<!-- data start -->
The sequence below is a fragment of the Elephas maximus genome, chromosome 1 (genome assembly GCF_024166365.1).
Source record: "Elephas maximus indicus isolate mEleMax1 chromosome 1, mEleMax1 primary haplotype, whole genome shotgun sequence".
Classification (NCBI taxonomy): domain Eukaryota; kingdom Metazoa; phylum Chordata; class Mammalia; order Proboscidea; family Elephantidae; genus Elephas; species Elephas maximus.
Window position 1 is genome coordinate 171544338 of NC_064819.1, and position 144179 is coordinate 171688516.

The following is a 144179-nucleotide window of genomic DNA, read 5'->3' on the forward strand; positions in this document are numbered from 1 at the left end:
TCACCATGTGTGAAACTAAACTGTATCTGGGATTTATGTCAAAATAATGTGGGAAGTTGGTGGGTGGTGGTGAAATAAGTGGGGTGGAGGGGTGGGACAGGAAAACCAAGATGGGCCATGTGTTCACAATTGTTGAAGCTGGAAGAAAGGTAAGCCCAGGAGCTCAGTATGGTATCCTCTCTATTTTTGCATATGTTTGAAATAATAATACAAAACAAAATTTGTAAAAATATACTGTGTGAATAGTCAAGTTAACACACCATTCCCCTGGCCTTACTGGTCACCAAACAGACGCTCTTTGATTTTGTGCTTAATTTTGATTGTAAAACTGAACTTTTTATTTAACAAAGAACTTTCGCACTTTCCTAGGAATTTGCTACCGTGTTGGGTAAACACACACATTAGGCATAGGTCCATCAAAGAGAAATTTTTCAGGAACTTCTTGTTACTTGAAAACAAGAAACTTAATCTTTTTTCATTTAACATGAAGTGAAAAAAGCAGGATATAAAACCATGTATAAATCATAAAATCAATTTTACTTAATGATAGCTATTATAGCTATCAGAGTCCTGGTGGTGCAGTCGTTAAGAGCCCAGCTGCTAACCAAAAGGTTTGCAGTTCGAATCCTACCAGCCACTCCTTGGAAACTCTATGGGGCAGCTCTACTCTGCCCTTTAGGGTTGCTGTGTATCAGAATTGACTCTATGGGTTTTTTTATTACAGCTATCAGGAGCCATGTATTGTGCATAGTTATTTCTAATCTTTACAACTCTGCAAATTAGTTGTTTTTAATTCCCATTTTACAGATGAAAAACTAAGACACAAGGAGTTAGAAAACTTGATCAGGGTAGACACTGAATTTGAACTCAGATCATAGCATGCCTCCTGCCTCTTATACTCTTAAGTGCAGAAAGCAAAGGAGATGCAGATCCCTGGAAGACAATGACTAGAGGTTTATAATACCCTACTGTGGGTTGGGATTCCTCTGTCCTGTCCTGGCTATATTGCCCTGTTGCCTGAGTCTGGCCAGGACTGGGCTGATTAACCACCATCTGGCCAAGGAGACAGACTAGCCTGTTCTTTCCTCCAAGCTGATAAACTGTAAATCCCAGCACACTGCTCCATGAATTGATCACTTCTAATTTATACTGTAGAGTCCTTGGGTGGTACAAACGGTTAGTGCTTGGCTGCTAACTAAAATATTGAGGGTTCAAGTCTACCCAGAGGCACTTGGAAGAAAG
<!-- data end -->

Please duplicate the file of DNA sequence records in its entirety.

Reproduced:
The sequence below is a fragment of the Elephas maximus genome, chromosome 1 (genome assembly GCF_024166365.1).
Source record: "Elephas maximus indicus isolate mEleMax1 chromosome 1, mEleMax1 primary haplotype, whole genome shotgun sequence".
Classification (NCBI taxonomy): domain Eukaryota; kingdom Metazoa; phylum Chordata; class Mammalia; order Proboscidea; family Elephantidae; genus Elephas; species Elephas maximus.
Window position 1 is genome coordinate 171544338 of NC_064819.1, and position 144179 is coordinate 171688516.

The following is a 144179-nucleotide window of genomic DNA, read 5'->3' on the forward strand; positions in this document are numbered from 1 at the left end:
TCACCATGTGTGAAACTAAACTGTATCTGGGATTTATGTCAAAATAATGTGGGAAGTTGGTGGGTGGTGGTGAAATAAGTGGGGTGGAGGGGTGGGACAGGAAAACCAAGATGGGCCATGTGTTCACAATTGTTGAAGCTGGAAGAAAGGTAAGCCCAGGAGCTCAGTATGGTATCCTCTCTATTTTTGCATATGTTTGAAATAATAATACAAAACAAAATTTGTAAAAATATACTGTGTGAATAGTCAAGTTAACACACCATTCCCCTGGCCTTACTGGTCACCAAACAGACGCTCTTTGATTTTGTGCTTAATTTTGATTGTAAAACTGAACTTTTTATTTAACAAAGAACTTTCGCACTTTCCTAGGAATTTGCTACCGTGTTGGGTAAACACACACATTAGGCATAGGTCCATCAAAGAGAAATTTTTCAGGAACTTCTTGTTACTTGAAAACAAGAAACTTAATCTTTTTTCATTTAACATGAAGTGAAAAAAGCAGGATATAAAACCATGTATAAATCATAAAATCAATTTTACTTAATGATAGCTATTATAGCTATCAGAGTCCTGGTGGTGCAGTCGTTAAGAGCCCAGCTGCTAACCAAAAGGTTTGCAGTTCGAATCCTACCAGCCACTCCTTGGAAACTCTATGGGGCAGCTCTACTCTGCCCTTTAGGGTTGCTGTGTATCAGAATTGACTCTATGGGTTTTTTTATTACAGCTATCAGGAGCCATGTATTGTGCATAGTTATTTCTAATCTTTACAACTCTGCAAATTAGTTGTTTTTAATTCCCATTTTACAGATGAAAAACTAAGACACAAGGAGTTAGAAAACTTGATCAGGGTAGACACTGAATTTGAACTCAGATCATAGCATGCCTCCTGCCTCTTATACTCTTAAGTGCAGAAAGCAAAGGAGATGCAGATCCCTGGAAGACAATGACTAGAGGTTTATAATACCCTACTGTGGGTTGGGATTCCTCTGTCCTGTCCTGGCTATATTGCCCTGTTGCCTGAGTCTGGCCAGGACTGGGCTGATTAACCACCATCTGGCCAAGGAGACAGACTAGCCTGTTCTTTCCTCCAAGCTGATAAACTGTAAATCCCAGCACACTGCTCCATGAATTGATCACTTCTAATTTATACTGTAGAGTCCTTGGGTGGTACAAACGGTTAGTGCTTGGCTGCTAACTAAAATATTGAGGGTTCAAGTCTACCCAGAGGCACTTGGAAGAAAG